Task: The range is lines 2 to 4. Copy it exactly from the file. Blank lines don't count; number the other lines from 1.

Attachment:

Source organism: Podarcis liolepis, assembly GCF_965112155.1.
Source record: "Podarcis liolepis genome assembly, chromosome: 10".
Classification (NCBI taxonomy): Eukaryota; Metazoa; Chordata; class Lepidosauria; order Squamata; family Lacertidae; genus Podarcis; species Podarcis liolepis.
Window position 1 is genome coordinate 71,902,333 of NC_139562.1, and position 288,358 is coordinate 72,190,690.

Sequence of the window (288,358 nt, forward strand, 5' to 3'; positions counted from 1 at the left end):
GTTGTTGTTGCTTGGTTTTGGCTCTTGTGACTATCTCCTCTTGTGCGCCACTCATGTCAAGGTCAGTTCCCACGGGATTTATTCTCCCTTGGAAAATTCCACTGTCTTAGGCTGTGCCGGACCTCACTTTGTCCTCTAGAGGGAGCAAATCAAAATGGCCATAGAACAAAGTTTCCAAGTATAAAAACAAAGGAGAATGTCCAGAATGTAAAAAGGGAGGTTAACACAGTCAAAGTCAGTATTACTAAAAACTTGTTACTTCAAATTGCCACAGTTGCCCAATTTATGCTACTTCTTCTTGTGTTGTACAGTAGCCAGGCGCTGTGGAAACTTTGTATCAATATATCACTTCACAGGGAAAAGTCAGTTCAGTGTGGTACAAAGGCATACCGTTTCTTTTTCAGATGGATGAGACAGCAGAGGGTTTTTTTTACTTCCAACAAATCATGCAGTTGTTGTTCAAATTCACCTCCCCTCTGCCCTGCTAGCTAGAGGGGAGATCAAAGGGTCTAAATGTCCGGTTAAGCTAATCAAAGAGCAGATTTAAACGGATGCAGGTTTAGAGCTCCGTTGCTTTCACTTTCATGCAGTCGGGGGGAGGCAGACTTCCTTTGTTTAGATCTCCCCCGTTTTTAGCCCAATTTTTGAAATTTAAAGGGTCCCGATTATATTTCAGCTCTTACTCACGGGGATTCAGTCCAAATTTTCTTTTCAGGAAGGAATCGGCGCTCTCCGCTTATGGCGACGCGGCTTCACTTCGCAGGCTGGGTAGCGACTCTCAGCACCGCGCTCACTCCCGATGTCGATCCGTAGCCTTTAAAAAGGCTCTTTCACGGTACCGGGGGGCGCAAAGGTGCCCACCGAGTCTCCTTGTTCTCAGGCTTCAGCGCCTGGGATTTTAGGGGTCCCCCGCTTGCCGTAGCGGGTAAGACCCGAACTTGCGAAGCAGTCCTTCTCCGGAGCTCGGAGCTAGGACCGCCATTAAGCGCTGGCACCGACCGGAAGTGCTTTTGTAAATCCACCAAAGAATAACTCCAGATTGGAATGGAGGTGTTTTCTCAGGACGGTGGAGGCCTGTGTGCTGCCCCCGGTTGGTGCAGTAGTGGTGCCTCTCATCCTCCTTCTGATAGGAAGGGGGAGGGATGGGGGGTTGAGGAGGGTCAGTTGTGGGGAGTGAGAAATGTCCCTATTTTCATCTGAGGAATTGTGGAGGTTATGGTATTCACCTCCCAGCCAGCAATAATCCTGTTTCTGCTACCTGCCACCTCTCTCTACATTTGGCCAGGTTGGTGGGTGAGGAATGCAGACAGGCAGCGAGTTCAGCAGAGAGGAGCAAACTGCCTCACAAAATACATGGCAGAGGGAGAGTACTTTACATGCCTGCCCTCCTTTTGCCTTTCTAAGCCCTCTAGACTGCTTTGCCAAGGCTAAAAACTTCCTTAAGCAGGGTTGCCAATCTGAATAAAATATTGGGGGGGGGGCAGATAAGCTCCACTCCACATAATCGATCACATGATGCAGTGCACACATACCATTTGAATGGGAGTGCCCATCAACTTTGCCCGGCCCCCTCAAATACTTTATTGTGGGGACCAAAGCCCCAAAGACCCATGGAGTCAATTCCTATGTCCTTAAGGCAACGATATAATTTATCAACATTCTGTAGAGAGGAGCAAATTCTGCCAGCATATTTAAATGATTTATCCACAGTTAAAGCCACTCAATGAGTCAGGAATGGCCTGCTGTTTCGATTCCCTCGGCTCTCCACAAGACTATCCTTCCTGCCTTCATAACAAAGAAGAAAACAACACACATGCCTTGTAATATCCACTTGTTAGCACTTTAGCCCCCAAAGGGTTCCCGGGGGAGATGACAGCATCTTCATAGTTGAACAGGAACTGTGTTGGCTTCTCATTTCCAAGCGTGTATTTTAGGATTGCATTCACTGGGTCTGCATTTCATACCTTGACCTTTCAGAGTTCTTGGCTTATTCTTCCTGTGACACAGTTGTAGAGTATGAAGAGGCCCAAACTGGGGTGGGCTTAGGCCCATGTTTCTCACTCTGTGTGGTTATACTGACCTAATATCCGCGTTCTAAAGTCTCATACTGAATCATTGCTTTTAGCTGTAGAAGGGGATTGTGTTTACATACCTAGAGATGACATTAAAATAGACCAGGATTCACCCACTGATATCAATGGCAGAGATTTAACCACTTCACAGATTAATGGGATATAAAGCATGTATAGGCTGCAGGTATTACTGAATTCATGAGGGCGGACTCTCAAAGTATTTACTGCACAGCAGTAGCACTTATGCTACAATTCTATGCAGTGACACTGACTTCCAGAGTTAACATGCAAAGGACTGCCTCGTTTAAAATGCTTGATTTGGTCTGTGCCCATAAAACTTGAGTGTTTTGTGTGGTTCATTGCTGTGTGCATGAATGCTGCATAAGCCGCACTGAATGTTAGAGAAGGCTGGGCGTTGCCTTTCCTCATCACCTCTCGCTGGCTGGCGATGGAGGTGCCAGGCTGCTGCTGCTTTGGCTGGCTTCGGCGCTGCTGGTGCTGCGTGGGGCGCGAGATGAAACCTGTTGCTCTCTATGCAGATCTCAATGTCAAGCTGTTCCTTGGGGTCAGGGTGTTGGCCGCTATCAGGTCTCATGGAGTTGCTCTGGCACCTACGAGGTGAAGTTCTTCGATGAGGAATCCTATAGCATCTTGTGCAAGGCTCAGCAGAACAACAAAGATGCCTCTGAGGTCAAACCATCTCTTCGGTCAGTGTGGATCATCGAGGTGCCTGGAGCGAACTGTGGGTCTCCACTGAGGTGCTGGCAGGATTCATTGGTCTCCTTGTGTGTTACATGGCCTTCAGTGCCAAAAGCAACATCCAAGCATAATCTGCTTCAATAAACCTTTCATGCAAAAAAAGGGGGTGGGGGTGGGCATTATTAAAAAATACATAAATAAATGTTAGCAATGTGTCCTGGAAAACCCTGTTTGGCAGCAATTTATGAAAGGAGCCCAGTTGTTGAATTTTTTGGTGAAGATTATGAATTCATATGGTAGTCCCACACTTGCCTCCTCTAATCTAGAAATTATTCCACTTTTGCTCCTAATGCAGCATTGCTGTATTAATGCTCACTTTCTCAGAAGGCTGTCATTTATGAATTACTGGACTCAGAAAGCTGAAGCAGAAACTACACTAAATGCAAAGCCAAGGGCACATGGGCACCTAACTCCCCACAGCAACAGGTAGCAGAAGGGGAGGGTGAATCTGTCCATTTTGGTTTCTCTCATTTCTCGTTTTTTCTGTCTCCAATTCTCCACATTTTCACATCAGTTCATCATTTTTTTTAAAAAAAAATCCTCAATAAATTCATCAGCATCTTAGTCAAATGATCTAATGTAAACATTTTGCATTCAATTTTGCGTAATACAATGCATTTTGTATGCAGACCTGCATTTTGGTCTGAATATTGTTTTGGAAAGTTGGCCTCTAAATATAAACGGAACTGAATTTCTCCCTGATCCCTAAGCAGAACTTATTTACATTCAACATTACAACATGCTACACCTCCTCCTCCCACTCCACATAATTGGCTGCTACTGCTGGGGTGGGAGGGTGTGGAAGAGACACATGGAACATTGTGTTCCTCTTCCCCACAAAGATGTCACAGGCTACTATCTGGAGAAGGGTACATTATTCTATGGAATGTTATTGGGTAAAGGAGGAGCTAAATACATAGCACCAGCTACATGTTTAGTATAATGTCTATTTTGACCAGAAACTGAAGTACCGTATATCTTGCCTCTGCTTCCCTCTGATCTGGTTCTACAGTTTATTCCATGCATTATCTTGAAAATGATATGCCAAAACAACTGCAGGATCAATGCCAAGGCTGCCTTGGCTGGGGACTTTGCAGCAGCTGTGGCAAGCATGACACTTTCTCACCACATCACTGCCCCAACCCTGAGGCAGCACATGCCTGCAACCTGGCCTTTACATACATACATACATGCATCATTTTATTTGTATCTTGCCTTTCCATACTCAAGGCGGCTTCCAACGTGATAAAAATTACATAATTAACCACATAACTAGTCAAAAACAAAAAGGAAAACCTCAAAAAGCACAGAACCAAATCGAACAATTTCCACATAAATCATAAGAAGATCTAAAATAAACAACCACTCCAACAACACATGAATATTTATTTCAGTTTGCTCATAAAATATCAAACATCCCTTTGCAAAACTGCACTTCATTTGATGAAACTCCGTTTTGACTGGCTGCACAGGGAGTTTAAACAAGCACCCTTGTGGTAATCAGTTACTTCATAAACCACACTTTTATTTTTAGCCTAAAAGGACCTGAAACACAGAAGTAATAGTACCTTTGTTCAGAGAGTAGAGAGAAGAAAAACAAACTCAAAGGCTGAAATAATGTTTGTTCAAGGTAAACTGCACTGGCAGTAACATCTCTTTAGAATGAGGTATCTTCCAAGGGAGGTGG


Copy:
Source record: "Podarcis liolepis genome assembly, chromosome: 10".
Classification (NCBI taxonomy): Eukaryota; Metazoa; Chordata; class Lepidosauria; order Squamata; family Lacertidae; genus Podarcis; species Podarcis liolepis.
Window position 1 is genome coordinate 71,902,333 of NC_139562.1, and position 288,358 is coordinate 72,190,690.